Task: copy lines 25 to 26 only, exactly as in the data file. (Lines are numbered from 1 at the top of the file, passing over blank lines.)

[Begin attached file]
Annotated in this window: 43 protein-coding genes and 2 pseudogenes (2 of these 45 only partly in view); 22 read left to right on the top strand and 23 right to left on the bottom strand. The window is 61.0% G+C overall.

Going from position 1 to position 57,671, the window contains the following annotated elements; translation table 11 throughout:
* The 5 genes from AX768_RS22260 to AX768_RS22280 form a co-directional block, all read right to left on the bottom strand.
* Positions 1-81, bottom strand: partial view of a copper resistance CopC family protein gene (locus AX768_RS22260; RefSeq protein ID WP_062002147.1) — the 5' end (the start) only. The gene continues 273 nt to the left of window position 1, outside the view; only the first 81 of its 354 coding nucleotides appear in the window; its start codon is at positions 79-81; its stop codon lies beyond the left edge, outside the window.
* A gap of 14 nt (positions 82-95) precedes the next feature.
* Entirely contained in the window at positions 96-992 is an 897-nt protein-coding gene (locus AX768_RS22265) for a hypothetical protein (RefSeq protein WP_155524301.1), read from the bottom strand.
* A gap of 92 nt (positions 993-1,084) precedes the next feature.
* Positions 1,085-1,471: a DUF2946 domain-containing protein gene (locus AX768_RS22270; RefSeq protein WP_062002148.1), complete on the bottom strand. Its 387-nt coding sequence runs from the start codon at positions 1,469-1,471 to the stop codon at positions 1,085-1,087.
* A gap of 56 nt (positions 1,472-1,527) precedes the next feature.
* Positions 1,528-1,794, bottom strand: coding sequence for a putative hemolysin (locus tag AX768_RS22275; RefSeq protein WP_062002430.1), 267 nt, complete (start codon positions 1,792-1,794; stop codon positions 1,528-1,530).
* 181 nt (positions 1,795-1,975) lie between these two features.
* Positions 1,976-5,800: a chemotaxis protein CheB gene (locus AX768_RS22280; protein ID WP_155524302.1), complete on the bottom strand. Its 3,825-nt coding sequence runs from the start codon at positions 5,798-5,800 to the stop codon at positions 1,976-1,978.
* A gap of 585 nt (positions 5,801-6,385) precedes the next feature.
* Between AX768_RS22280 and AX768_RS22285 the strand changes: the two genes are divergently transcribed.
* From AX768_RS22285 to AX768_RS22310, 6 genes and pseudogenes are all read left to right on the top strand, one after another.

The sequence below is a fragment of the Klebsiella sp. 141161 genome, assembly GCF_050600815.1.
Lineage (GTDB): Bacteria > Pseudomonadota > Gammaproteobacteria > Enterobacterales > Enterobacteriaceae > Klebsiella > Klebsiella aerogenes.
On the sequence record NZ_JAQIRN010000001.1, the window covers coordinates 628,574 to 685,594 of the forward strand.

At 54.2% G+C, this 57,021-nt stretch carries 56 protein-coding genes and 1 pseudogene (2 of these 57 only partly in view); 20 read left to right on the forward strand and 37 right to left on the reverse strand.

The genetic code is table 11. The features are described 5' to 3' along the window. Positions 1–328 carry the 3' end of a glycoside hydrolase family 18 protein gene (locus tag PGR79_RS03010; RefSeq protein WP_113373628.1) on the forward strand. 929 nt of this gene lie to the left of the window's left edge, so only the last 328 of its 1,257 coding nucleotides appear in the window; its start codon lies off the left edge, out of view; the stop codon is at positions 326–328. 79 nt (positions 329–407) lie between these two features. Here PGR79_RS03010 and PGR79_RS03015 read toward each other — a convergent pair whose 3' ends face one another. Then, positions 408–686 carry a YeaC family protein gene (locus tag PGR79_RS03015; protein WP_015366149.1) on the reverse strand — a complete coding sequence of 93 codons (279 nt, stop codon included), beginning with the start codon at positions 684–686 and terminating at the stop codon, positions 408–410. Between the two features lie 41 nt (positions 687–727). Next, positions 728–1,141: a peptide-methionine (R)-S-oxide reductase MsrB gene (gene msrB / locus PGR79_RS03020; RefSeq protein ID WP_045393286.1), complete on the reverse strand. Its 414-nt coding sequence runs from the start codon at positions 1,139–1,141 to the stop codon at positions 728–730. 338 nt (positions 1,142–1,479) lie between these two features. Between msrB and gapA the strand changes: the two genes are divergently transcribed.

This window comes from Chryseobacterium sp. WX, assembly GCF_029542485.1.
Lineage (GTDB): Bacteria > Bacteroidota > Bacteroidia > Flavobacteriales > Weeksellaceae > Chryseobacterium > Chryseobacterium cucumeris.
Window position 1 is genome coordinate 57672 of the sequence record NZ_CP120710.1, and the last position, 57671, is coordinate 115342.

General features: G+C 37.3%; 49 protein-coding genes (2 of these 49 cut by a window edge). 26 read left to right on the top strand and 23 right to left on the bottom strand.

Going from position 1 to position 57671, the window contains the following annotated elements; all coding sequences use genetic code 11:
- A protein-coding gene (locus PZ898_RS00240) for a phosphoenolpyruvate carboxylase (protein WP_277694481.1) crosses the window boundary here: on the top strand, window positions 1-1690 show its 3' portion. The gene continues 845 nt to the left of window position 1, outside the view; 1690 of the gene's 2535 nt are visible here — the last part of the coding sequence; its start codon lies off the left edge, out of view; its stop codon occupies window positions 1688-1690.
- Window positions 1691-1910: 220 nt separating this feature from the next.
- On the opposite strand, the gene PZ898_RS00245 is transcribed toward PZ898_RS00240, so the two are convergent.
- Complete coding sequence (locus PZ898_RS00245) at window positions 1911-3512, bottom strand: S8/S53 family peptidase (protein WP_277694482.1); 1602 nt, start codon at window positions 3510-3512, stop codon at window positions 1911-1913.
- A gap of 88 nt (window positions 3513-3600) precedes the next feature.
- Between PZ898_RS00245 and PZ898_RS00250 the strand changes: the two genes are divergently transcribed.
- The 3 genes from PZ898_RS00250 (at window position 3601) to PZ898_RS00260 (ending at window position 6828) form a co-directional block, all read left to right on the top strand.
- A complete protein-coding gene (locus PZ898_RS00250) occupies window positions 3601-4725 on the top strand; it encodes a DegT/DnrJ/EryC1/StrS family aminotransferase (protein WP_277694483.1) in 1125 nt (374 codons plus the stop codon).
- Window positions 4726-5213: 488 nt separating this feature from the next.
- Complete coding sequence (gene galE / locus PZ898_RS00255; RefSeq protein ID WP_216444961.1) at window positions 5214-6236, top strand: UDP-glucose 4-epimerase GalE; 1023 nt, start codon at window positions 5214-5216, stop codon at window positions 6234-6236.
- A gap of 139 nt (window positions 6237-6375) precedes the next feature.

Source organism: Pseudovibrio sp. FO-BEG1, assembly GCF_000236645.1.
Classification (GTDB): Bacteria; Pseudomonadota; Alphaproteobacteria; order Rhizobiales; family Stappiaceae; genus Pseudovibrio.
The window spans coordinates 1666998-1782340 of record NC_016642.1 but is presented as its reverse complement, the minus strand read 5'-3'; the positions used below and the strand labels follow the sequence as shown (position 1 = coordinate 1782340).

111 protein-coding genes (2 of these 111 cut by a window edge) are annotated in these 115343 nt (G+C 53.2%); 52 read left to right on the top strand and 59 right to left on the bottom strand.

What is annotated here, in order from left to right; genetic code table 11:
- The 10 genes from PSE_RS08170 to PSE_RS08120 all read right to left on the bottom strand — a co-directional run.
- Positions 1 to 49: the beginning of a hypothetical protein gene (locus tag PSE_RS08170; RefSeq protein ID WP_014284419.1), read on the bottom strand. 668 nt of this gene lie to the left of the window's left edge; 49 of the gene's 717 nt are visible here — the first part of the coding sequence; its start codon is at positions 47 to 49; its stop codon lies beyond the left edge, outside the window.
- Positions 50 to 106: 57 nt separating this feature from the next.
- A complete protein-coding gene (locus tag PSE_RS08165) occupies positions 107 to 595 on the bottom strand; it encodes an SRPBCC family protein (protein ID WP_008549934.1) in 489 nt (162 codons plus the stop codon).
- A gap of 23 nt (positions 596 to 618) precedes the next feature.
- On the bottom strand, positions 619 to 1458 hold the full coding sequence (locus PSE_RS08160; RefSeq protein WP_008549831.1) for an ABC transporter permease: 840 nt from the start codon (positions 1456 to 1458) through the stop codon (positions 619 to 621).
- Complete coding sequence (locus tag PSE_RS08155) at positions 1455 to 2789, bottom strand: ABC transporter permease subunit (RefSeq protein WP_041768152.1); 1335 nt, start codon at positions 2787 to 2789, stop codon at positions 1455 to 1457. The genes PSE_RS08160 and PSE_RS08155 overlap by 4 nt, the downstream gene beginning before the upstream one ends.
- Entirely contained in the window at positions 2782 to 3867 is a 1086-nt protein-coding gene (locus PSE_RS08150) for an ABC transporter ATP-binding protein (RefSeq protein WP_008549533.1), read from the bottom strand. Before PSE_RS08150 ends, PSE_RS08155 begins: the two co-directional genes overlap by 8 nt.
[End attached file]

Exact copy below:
Going from position 1 to position 57671, the window contains the following annotated elements; all coding sequences use genetic code 11:
- A protein-coding gene (locus PZ898_RS00240) for a phosphoenolpyruvate carboxylase (protein WP_277694481.1) crosses the window boundary here: on the top strand, window positions 1-1690 show its 3' portion. The gene continues 845 nt to the left of window position 1, outside the view; 1690 of the gene's 2535 nt are visible here — the last part of the coding sequence; its start codon lies off the left edge, out of view; its stop codon occupies window positions 1688-1690.